PISA 2030

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Let’s remind ourselves of how the Organisation for Economic Cooperation and Development (OECD) define effective teaching in their Programme for International Student Assessment (PISA):

“In its Analytical Framework (OECD, 2013), PISA defines the three dimensions of good teaching as: clear, well-structured classroom management; supportive, student-oriented classroom climate; and cognitive activation with challenging content”

This is a problem for PISA and its head, Andreas Schleicher. Why? Because data from PISA consistently proves that a ‘student-oriented classroom climate’ as defined by the OECD, does not represent effective teaching. In both 2012 and 2015, practices associated with this definition were linked to worse outcomes on PISA assessments.

Schleicher and the OECD have therefore been aware of this paradox for some time. Rather than rethinking their commitment to a ‘student-oriented classroom climate’ or the way they define this, they appear to have been casting about for different measures that support their original view.

For instance, in 2015, PISA introduced an eccentric test of ‘collaborative problem solving’. Perhaps all those student-oriented activities may have been detrimental to academic outcomes but would prepare students better for this assessment? No. The same countries that top the convention PISA tables also performed the best on collaborative problem solving:

“A comparison of the mean scores in collaborative problem solving, science, reading and mathematics shows that the same countries/economies – Canada, Hong Kong (China), Japan, Korea and Singapore – are found at the top of each set of rankings. Indeed, scores in the four domains are highly correlated. On average across OECD countries, student performance in collaborative problem solving shows a correlation of 0.77 with performance in science, 0.74 with performance in reading, and 0.70 with performance in mathematics.”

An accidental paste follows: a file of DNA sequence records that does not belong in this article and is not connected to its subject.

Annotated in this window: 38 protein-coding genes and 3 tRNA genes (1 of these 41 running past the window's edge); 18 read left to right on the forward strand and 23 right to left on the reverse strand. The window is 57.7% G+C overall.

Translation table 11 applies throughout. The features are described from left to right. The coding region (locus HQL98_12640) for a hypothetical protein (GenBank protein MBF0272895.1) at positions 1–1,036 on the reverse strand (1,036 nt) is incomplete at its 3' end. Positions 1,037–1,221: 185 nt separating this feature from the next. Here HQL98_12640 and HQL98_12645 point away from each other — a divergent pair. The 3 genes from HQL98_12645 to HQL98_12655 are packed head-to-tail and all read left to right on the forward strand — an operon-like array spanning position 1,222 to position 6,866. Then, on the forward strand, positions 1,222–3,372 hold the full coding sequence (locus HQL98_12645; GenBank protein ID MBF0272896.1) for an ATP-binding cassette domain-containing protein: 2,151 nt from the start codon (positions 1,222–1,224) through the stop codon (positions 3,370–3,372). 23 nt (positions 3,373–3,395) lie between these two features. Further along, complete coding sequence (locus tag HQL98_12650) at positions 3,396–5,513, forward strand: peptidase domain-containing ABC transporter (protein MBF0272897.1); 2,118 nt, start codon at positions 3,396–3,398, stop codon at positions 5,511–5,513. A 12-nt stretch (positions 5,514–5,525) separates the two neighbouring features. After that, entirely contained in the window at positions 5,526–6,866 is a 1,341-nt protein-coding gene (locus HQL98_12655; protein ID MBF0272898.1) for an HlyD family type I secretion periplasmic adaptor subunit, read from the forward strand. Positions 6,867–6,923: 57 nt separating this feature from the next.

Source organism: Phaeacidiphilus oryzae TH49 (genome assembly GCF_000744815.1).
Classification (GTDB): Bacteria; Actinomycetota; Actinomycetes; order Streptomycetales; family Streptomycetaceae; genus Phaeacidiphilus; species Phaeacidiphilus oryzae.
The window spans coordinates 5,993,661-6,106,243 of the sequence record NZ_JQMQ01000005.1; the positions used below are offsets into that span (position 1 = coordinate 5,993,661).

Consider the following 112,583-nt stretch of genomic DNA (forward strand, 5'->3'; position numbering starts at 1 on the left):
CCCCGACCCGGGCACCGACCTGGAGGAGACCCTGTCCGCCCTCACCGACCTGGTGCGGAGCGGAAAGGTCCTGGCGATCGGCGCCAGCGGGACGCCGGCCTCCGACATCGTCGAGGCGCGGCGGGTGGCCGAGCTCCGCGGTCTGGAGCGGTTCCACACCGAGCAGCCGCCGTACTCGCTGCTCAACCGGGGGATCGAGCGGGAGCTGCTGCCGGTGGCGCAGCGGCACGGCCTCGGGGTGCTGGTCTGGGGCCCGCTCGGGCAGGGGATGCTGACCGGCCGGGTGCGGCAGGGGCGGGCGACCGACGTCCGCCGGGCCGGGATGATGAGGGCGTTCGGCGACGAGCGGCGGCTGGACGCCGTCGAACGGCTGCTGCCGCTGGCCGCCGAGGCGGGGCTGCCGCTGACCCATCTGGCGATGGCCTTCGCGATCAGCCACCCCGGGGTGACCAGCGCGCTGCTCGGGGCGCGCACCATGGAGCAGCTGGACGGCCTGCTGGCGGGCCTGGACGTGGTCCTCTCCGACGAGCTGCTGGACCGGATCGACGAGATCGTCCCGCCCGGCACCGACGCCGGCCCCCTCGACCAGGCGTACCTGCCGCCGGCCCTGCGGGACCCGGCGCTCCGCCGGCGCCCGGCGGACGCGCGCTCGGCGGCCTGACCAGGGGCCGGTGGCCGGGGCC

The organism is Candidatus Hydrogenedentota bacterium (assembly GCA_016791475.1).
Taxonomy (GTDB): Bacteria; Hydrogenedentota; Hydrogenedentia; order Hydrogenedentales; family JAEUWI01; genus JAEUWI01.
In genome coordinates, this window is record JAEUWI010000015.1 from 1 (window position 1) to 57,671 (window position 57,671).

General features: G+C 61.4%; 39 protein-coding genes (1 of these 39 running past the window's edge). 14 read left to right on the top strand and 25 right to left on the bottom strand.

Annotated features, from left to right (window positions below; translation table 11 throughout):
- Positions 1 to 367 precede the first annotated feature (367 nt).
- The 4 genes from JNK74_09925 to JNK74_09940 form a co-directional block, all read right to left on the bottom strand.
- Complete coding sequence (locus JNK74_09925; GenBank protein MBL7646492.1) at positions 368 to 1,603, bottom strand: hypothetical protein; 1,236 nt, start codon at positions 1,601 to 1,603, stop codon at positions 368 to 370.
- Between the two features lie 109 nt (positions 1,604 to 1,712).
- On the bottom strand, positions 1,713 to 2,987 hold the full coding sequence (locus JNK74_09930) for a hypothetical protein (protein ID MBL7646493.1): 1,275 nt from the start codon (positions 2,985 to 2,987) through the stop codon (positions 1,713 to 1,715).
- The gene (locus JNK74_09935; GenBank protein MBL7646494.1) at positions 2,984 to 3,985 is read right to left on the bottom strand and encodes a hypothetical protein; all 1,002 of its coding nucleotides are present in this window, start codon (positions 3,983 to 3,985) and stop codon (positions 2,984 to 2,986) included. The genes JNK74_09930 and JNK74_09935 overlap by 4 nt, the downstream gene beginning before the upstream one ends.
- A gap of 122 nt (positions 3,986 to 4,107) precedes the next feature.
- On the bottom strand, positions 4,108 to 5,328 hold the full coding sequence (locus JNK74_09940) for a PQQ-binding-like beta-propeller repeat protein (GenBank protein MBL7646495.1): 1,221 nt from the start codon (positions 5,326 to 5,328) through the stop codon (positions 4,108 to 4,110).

How tiresome.

Never mind, perhaps a complete overhaul of the way PISA is run may do the job.

This seems to be the thinking at the OECD, with the Sydney Morning Herald reporting major changes ahead which involve, “…moving away from traditional knowledge testing and adding more problem solving elements to the literacy, numeracy and science tests, and introducing a new social skills test.” Given that PISA items already attempt to assess problem-solving rather than knowledge recall, I will be interested to see what these new assessments look like.

Demonstrating the fact that he still does not accept the relatively simple point that knowledge is what you think with, Schleicher also commented, “We’re thinking about 2030, knowledge about maths and science is easy to digitise but the future is different, the modern world doesn’t reward us for what we know, we can get that from Google, but how we apply knowledge.”

At this point, I wonder whether the wonks at the OECD are already in possession of some preliminary findings from PISA 2018 and, if so, whether these findings are in any way driving this new push. Unfortunately for Schleicher, attempts to decouple knowledge and skills with the aim of focusing on the latter have repeatedly failed and look likely to fail again. A good problem solver can solve a problem because he or she knows stuff relevant to solving that problem.


2 thoughts on “PISA 2030

  1. Andreas claims that ‘the modern world doesn’t reward us for what we know, we can get that from Google…..’
    Perhaps Schleicher has been adopting some of his rhetoric from Geoff Hinton, the computer scientist and head of Google Brain. Geoff Hinton is well known for his work with Artificial Neural Nets but has run into difficulty when he dismissed the need for explainable AI. Hinton attempted to defend his position by stating “ I’m an expert on trying to get the technology to work, not an expert on social policy. One place where I do have technical expertise that’s relevant is whether regulators should insist that you can explain how your AI system works. I think that would be a complete disaster.”
    In much the same way that Schleicher & the OECD Pisa project has been allowed to dominate education global rankings and policy direction for almost two decades without accountability, Hinton displays a similar attitude.
    The question is; who is liable for societal and individual harms resulting from black box systems whether they arise from so-called education measurement systems or algorithmic flaws. Who does society hold to account: the data scientist like Schleicher, the software / machine, or the company?
    Permitting self proclaimed experts the luxury of divorcing themselves from social or policy implications ignores the fact that technology is not value neutral and that such decisions taken have immense socio-political implications.
    Which government elected Andreas Schleicher to run their education policy?
    It’s time the OECD Pisa project was switched off before further serious harm results.

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